Sunday, April 25, 2010

What's Urtak? Some Recent Findings ...

It's time for another look at what's doing at The Squashist's Opinion Emporium, made possible by our good friends at Urtak (accessible to the right of this blog, as well as here: Squash Urtak).

So far Urtak's squash forum has over 10,000 responses, so thanks very much for those who have taken the time (it doesn't' take long!) and thanks in advance for those who will respond in the future.

Here are a few interesting findings:

1.  When asked if they are addicted to squash, 79% said yes. Of those who said yes, 74% said they can tell a lot about someone from the way they play the game; but to those who said they weren't addicted, only 53% said squash was a good barometer of personality.

2. The squash-addicted proved to be more generous with their time, as 83% of addicts claimed they happily played the game with less talented players, while only 69% of non-addicts did so.

3. Addicts also hung out with fellow squash nuts more: 85% of them said they did, as opposed to 70% of the non-addicts.

4. Beer seems to play a larger part in the addict's worldview. 83% of the squash-addicted said a beer tastes great after squash, while only 56% of non-addicts admitted as much. Perhaps they prefer wine?

5. There was a big difference in scoring preference. 71% of addicts have changed completely over to the 11-point scoring system; only 44% of non-addicts have done so.

6. Addicts seems to be willing to put their money where their enthusiasms lie, as 81% of the addicted belong to private clubs, as opposed to 64% of non-addicts. Learning to play the game with your nose up in the air takes considerable fine-motor control.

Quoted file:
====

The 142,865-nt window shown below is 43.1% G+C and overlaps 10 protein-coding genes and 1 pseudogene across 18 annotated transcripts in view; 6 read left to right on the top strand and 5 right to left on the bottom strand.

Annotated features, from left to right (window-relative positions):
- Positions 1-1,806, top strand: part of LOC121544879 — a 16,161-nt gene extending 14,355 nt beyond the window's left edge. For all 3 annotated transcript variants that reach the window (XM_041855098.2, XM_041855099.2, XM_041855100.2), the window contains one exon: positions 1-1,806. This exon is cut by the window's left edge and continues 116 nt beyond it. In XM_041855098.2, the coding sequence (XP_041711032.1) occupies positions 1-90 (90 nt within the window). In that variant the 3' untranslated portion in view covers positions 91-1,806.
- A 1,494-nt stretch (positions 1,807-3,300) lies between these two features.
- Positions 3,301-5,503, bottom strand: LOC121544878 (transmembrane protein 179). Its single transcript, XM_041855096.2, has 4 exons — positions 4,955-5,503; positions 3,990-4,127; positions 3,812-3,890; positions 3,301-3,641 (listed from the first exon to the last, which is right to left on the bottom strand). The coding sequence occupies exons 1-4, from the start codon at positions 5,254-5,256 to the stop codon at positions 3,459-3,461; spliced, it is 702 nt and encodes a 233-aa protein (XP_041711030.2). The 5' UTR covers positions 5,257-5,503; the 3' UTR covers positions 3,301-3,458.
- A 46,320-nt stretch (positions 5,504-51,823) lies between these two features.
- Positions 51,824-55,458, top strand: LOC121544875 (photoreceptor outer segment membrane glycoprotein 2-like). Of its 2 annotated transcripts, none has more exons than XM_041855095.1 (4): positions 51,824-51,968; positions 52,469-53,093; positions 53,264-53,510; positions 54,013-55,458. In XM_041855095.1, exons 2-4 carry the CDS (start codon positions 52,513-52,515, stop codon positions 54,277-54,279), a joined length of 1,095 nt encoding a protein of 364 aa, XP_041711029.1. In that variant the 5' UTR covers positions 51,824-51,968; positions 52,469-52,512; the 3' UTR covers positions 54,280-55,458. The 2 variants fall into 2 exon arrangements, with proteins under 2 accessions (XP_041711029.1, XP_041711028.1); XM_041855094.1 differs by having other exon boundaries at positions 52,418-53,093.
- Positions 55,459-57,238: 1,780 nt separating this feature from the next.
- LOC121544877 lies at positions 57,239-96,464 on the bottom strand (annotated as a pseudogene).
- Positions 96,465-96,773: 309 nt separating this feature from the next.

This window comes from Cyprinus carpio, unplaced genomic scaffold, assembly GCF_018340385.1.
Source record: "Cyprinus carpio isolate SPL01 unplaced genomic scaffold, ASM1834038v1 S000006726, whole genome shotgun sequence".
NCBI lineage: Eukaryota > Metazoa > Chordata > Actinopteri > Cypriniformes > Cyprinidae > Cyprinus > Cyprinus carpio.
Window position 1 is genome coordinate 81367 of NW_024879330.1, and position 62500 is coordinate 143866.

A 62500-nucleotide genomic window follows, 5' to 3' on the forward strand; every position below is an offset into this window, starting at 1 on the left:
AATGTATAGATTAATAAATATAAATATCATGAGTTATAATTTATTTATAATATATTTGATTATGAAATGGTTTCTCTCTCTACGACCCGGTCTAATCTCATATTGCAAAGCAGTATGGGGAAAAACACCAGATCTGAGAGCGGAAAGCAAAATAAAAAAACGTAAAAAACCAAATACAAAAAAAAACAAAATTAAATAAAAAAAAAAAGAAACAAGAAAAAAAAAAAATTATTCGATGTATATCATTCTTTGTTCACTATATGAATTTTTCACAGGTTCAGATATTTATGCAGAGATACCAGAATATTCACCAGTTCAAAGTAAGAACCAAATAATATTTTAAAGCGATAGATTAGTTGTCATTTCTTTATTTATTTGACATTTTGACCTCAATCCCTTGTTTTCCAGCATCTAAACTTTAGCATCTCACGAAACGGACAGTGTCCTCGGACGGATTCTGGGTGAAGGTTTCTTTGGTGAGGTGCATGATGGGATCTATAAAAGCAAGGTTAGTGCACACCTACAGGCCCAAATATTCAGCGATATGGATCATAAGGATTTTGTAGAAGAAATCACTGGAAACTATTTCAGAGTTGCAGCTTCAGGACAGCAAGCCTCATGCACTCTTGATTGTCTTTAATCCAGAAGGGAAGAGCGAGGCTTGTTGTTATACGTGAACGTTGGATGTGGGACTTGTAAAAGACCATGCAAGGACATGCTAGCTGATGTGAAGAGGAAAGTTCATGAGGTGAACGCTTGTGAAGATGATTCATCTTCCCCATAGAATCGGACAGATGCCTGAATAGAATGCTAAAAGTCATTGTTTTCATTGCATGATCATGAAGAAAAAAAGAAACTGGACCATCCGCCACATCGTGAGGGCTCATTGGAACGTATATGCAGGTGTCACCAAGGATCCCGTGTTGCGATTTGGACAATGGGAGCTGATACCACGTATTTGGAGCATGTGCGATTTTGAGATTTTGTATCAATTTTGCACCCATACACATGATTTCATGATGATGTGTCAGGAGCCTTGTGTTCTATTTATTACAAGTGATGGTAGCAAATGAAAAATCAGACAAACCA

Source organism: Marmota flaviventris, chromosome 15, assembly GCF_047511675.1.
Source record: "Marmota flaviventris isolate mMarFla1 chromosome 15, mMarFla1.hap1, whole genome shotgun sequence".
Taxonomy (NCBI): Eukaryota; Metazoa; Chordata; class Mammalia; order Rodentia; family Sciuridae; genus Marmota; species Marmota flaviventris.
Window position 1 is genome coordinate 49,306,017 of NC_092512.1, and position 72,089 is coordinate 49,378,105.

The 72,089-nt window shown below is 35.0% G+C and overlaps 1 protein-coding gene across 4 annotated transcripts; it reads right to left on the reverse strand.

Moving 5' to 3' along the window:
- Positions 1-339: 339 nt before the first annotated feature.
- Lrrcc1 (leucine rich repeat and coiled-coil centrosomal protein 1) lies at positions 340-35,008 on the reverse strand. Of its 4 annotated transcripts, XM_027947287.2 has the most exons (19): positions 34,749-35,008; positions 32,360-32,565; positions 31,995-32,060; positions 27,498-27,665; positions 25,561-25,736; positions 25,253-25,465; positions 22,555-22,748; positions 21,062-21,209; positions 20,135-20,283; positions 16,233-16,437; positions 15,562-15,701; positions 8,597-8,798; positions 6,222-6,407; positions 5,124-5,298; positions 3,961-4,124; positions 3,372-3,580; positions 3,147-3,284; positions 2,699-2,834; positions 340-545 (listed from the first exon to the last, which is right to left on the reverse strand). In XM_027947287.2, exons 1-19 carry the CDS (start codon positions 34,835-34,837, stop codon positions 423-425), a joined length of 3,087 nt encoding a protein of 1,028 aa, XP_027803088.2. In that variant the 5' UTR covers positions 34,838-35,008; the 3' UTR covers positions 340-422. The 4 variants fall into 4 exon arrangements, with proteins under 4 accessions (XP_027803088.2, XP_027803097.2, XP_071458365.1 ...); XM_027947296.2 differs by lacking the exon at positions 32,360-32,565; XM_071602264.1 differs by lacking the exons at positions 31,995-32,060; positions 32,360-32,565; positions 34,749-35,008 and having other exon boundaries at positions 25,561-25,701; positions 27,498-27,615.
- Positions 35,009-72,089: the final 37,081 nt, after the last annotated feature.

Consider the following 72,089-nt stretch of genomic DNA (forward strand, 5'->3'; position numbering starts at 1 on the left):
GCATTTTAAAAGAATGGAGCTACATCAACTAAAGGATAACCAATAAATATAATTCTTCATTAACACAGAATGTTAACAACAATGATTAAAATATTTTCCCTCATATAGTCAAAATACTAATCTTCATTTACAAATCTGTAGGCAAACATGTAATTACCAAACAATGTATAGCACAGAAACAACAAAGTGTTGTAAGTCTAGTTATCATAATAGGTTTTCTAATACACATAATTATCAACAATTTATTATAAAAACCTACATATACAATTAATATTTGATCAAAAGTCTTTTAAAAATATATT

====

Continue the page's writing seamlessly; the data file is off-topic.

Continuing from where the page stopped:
7. Squash addicts are also much more supportive of US Squash's efforts on behalf of the game. When asked if USS is doing a good job, 66% of addicts said yes, but only 20% of non-addicts agreed. As one of the addicted who believes without question that USS is indeed doing a good job -- I'd say a great job, in fact -- I'd cheekily like to venture the opinion that squash addicts have a deeper knowledge of the challenges and successes we see in our sport, and that as the non-addicts become ever more ensnared in the addictive joys of the sport, they will come to see the light.

And finally, racket manufacturers should take note that the response
was evenly divided to the question whether the quality of a racket makes a significant difference in performance: fully 50% thought it didn't make a perceptible difference. That, dear sirs, strikes me as a marketing problem! You all should be buying more advertising and supporting more squash tournaments as a way of gaining dedicated adherents! I'm sure the same nonchalance can be said for squash sneakers and squash clothing. 

Hey Nike! You have a worldwide sport here that has yet to embrace a particular manufacturer en masse. Wake up! Throw us some money and we will be yours!


  1. The Squashist got game!

    As a squash and urtak addict, I can't get enough of your blog posts! With both addictions, science and art come together as means for participation, exploration, expression, and growth. Thanks so much for sharing your insights. Keep up the great work, US Squash.

    PS. If any of the squash equipment manufacturers want to sharpen their brand's competitive edge, I know a very creative adman who can help!

  2. Unless you are playing with a wooden behemoth, most racquets are the same once you get used to them. The odd thing is some racquets are a lot easier/faster to get used to. But I have not found any science to why that is so.

  3. Also interesting stat. about how addicts are more supportive of One thing I have learned from years of volunteering is that one should never criticize them. Volunteers are not being paid, so one can not have any expectations from them. If you criticize them then you better be prepared to pay them for their efforts.

    Volunteers spend thousands of hours of their own time to build something useful. You can not compare their work to professionally run commercial ventures.

  4. So many racket variables that have litle to do with the frame -- the grip, string, tension, vibration dampener. A blind testing would be revealing. Points to Black Knight and Technifibre for durability.


Sorry, but due to increasing spam, I've added the Word Verification step. My policy on comments is anything goes, as long as it is about squash and as long as it isn't unnecessarily nasty....